[thumb:4276:l]After Friday’s unsuccessful effort , I couldn’t resist having another go at seeing the Brown-backed Solitaire at Ramsey Canyon. I decided to give myself a break and arrive around the time the bird is usually seen, so took a leisurely drive down to the Huachuca Mountains and pulled into the parking area just after 10am.
I knew I’d do it, one day, and today was the day. Such is the shambolic nature of my life. I loaded the camera onto the tripod, turned it on and it reported… No CF Card! Oh no, I’d left the memory (essentially the film) for the camera plugged into the computer’s card reader, and I didn’t throw my camera bag with spare CF cards into the car either. On the one hand I have about 20GB of memory at home, but on the other hand I was faced with a day of frustration, so the decision had to be made – I drove back down the mountain and into Sierra Vista, where, after drawing a blank at Best Buy, I was able to buy a new CF card at Radio Shack. Thanks Radio Shack, you saved the day!
[thumb:4285:r][thumb:4271:l]I was in a hurry but, after last week’s chili-eating episode , I had to stop and get a photo of this massive moth, which I think is a Rustic Sphinx, clinging to the wall of the Nature Conservancy building. It was 11:30am by the time I got to the solitaire spot, but it hadn’t been seen yet so I settled in to watch the Wilcox Barberry bushes. After a few minutes the shout went up – the solitaire was in. Or rather, it was out again – it must have arrived unnoticed and was seen for just a few seconds before flying back into the canopy. We waited for the bird to return but before long it began to sing further down the slope. And what a song! A long, descending series of amazing jingling, breaking-glass notes that couldn’t possibly be replicated.
The bird continued to sing and moved a couple of times, but it was just a shape flying through the trees and, frustratingly, after 15 minutes it fell silent without ever showing itself. Along with several other birders, I settled back in at the bushes and waited.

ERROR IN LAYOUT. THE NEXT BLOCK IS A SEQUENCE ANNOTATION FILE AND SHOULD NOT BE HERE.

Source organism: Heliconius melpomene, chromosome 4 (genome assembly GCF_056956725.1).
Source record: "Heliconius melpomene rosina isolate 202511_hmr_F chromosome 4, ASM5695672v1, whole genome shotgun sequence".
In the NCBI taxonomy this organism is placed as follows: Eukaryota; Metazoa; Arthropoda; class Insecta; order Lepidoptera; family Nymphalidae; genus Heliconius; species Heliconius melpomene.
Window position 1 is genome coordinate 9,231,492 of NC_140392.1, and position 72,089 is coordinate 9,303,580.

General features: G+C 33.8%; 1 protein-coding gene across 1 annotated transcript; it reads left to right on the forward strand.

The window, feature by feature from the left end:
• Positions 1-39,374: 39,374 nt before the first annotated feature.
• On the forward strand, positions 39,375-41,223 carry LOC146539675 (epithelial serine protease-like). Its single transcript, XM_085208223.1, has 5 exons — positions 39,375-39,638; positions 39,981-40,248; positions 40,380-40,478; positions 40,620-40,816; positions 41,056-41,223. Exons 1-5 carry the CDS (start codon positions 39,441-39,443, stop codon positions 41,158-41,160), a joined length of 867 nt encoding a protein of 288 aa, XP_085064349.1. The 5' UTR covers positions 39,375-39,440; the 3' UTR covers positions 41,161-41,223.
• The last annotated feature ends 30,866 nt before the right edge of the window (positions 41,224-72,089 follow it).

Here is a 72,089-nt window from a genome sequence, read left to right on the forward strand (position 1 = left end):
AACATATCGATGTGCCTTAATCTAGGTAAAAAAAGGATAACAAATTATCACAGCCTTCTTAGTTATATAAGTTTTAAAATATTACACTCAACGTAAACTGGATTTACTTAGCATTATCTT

At 2:30pm a very kind lady ran up the trail towards us, out of breath and on the verge of collapse. “It’s singing down the hill near post 4” she gasped. We thanked her profusely and hurried downhill. After a few anxious moments that incredible song was heard again, and someone picked it out in the canopy. Try as I might, I just couldn’t see it for a frantic few minutes, but thankfully it moved a few feet onto a more prominent branch and finally, after a day and a half, I could see the Brown-backed Solitaire!
The photos were shaping up to be dreadful but then I had another stroke of luck. Yet another kind birder (sorry I didn’t get anyone’s names) lent me his Canon flash with magnifier attachment, and the photos turned out a lot better than I thought they would. They were quite distant but I’ve cropped them almost at 100% and they’re not too bad.
The bird flew after about ten minutes, initially into the tree directly above us, where it plucked something from the canopy in the way a large flycatcher, or indeed another thrush species would, and then it was off again. I trundled back up to the berry bushes, where the solitaire usually made an appearance around 3:30pm. The solitaire was a no show but the other birds coming in to feed were being cooperative.
I left those who had missed the afternoon showing and set off back down the mountain towards the car. But on reaching the spot where I saw the bird earlier, I realized it was my turn to run up the hill as the solitaire was back, singing its heart out. It’s not too far, and it’s not too steep… unitl you try to run it! Well, if you’re an unfit smoker like me, that is. My legs are still aching now! I don’t know if anyone got to see it, but it was still singing when I finally left.
Ridiculously, these two trips to Ramsey Canyon were my first ever visits to this splendid place. With the experiences of not only the solitaire but the rattlesnake, the Coati, the hummingbirds, robins, grosbeaks, flycatchers and more, I’m certain it won’t be my last. It’s a classic, pristine, middle to high elevation riparian canyon of the Southeast Arizona Sky Islands and the good news is that the Nature Conservancy are doing a terrific job of protecting it.